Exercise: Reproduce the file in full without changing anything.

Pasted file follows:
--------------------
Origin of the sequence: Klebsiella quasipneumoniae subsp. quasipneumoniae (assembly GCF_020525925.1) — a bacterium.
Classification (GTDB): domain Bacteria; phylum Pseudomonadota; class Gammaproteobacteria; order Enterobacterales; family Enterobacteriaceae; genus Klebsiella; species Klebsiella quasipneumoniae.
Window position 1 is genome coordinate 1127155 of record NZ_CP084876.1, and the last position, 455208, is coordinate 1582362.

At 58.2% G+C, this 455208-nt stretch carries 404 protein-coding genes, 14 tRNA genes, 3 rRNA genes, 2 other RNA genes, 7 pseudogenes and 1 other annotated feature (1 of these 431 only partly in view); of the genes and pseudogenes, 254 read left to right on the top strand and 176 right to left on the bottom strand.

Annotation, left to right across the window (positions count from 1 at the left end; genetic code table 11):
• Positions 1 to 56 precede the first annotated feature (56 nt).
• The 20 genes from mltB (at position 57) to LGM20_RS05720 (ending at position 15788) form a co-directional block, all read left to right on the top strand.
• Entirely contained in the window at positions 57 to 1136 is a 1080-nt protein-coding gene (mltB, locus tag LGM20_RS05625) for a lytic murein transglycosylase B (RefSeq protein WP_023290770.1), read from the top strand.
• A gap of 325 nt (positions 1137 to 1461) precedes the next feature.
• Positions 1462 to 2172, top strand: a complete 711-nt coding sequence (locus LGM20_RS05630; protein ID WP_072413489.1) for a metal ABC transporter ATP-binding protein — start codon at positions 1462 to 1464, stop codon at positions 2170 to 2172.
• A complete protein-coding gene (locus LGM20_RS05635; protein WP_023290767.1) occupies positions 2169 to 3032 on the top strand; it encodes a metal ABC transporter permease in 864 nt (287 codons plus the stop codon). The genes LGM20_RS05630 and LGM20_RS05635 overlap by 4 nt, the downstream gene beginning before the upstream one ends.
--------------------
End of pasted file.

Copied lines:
Origin of the sequence: Klebsiella quasipneumoniae subsp. quasipneumoniae (assembly GCF_020525925.1) — a bacterium.
Classification (GTDB): domain Bacteria; phylum Pseudomonadota; class Gammaproteobacteria; order Enterobacterales; family Enterobacteriaceae; genus Klebsiella; species Klebsiella quasipneumoniae.
Window position 1 is genome coordinate 1127155 of record NZ_CP084876.1, and the last position, 455208, is coordinate 1582362.

At 58.2% G+C, this 455208-nt stretch carries 404 protein-coding genes, 14 tRNA genes, 3 rRNA genes, 2 other RNA genes, 7 pseudogenes and 1 other annotated feature (1 of these 431 only partly in view); of the genes and pseudogenes, 254 read left to right on the top strand and 176 right to left on the bottom strand.

Annotation, left to right across the window (positions count from 1 at the left end; genetic code table 11):
• Positions 1 to 56 precede the first annotated feature (56 nt).
• The 20 genes from mltB (at position 57) to LGM20_RS05720 (ending at position 15788) form a co-directional block, all read left to right on the top strand.
• Entirely contained in the window at positions 57 to 1136 is a 1080-nt protein-coding gene (mltB, locus tag LGM20_RS05625) for a lytic murein transglycosylase B (RefSeq protein WP_023290770.1), read from the top strand.
• A gap of 325 nt (positions 1137 to 1461) precedes the next feature.
• Positions 1462 to 2172, top strand: a complete 711-nt coding sequence (locus LGM20_RS05630; protein ID WP_072413489.1) for a metal ABC transporter ATP-binding protein — start codon at positions 1462 to 1464, stop codon at positions 2170 to 2172.
• A complete protein-coding gene (locus LGM20_RS05635; protein WP_023290767.1) occupies positions 2169 to 3032 on the top strand; it encodes a metal ABC transporter permease in 864 nt (287 codons plus the stop codon). The genes LGM20_RS05630 and LGM20_RS05635 overlap by 4 nt, the downstream gene beginning before the upstream one ends.